For an author, the learning never stops

Published: 08th June 2016 05:53 AM  |   Last Updated: 08th June 2016 05:53 AM   |  A+A-

CHENNAI: How passionate is the city about reading? You would know if you had attended the Broke Bibliophiles meet on Sunday. The 3-hour meet takes place once a month for book lovers to discuss the books, authors, poems and poets they like.

Close to 30 people had come for the meet, which left this reporter wondering why this was called a small meeting? Kavipriya, a 26-year-old budding author, said, “We thought only a hand full of us would be here, but the count kept increasing; so we changed our venue to Besant Nagar beach this time.”

For.jpgKavipriya, who has struggled her way out to follow her passion, speaks to City Express about her life, her books and future plans. An MBA graduate with a degree in engineering, she went to Dubai for work. But soon, she realised her passion lay elsewhere. So the young lady quit her well-paying job and flew back to India in 2013.

“It took nearly eight months for me to figure out that my heart beats for writing. So I took a couple of online courses on creative writing to improve my skill and worked on it further,” recalls Kavipriya.

She started by writing short poems, after which she began blogging and writing book reviews. “I used social media as an aid to network with newbies and experienced authors. I started a new group for writers on Facebook, initiated discussions and learnt a lot about writing this way,” she explains.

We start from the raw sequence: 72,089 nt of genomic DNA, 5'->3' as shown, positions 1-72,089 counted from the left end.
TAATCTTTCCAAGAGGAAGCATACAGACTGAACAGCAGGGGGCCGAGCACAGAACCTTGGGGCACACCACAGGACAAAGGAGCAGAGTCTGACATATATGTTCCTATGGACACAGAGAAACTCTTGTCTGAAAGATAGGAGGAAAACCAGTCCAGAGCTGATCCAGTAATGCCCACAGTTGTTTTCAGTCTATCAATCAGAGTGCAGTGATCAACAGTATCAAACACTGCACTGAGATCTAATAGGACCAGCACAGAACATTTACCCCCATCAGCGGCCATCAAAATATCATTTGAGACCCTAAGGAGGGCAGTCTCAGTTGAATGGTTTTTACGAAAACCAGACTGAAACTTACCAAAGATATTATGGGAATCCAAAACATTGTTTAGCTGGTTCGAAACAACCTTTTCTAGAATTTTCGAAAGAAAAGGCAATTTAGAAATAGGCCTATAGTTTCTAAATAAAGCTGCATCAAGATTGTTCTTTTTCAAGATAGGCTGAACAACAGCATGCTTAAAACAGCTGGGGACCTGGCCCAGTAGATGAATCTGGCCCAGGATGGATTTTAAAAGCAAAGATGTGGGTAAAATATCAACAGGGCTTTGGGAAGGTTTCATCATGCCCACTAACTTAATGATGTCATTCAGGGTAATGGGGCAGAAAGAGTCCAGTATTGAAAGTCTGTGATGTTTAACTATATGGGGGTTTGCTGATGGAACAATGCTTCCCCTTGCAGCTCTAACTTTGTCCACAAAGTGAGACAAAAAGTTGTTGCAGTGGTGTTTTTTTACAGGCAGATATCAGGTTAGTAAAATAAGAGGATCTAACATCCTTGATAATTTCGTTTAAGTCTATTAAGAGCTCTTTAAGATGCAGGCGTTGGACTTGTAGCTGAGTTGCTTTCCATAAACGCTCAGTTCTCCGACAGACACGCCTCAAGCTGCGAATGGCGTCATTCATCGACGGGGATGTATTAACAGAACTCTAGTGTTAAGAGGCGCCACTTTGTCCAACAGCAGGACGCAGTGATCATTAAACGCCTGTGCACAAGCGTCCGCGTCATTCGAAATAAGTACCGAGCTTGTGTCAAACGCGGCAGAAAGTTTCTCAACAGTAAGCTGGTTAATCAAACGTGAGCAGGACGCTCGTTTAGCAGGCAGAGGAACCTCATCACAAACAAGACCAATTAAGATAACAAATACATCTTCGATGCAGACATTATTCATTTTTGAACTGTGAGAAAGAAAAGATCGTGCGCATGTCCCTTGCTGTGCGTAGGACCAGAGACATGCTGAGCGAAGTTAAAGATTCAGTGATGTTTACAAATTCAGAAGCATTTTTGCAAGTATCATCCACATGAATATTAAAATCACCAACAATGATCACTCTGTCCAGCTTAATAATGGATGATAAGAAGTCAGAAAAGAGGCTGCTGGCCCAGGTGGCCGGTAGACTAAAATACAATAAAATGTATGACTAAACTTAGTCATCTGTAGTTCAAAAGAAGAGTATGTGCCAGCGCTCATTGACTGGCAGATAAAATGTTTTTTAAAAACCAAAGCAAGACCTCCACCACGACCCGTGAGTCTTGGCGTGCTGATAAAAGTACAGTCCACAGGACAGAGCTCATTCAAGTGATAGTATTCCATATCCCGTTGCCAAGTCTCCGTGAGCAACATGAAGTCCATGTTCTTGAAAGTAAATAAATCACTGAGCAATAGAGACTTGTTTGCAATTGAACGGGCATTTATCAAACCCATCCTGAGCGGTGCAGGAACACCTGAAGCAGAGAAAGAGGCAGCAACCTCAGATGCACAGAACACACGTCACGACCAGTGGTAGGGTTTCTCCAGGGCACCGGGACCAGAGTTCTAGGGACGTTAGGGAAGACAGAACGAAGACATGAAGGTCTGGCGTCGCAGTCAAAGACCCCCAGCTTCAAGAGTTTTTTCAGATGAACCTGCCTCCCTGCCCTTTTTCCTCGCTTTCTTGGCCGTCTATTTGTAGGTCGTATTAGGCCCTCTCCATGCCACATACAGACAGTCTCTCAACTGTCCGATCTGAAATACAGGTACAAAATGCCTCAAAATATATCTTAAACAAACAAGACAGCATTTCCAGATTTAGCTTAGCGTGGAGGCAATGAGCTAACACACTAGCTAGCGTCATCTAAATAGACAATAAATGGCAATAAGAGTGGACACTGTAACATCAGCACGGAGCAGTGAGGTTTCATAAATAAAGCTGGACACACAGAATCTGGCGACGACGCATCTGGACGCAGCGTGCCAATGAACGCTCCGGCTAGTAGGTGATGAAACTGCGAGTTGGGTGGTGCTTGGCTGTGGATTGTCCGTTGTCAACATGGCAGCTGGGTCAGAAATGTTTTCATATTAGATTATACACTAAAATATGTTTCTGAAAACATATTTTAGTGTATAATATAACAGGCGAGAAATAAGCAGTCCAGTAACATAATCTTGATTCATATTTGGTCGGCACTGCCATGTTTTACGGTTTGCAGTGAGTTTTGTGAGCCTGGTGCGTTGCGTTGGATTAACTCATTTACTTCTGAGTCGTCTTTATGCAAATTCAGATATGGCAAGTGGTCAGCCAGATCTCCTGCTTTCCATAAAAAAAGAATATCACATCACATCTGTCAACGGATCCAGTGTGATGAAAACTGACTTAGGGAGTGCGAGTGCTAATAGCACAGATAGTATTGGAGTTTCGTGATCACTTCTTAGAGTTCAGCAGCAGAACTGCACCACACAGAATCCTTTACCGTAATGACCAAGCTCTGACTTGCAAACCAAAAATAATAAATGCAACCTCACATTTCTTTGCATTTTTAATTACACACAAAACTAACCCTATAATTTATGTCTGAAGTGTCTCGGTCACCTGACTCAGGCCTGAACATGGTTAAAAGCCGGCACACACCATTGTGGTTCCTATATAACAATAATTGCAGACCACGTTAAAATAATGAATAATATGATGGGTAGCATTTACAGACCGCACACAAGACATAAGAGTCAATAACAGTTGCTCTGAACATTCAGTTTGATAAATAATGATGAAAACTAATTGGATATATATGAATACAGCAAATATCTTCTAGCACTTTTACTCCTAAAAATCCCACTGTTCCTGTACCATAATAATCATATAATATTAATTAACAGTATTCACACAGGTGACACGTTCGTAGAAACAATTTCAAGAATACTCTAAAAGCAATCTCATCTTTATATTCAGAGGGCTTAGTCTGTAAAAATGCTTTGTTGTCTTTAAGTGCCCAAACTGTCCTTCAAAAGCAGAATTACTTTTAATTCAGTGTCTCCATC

In 2015, Kavipriya got her first book published. “Though I Don’t Wear Sunscreen was self-published by the Notionpress, I got great reviews and also four stars,” she beams. Her upcoming novel called Dirty Martini will be published by Star Mirrors soon.

Kavipriya has organised three workshops for writers and students, and says the transition from a writer to author is tough. “It’s a learning process that never ends. I’m still learning. The network that one builds in this phase is completely based on mutual interest and respect,” she observes, and adds, “The trial-and-error method is the only thing that will  work initially in writing. You may pick any genre to write now, but you should accept the fact that it may or may not work.”

And the best advice Kavipriya can give to aspiring writers is: “Start with a mentor who will guide and help you build your network and also give career tips.”

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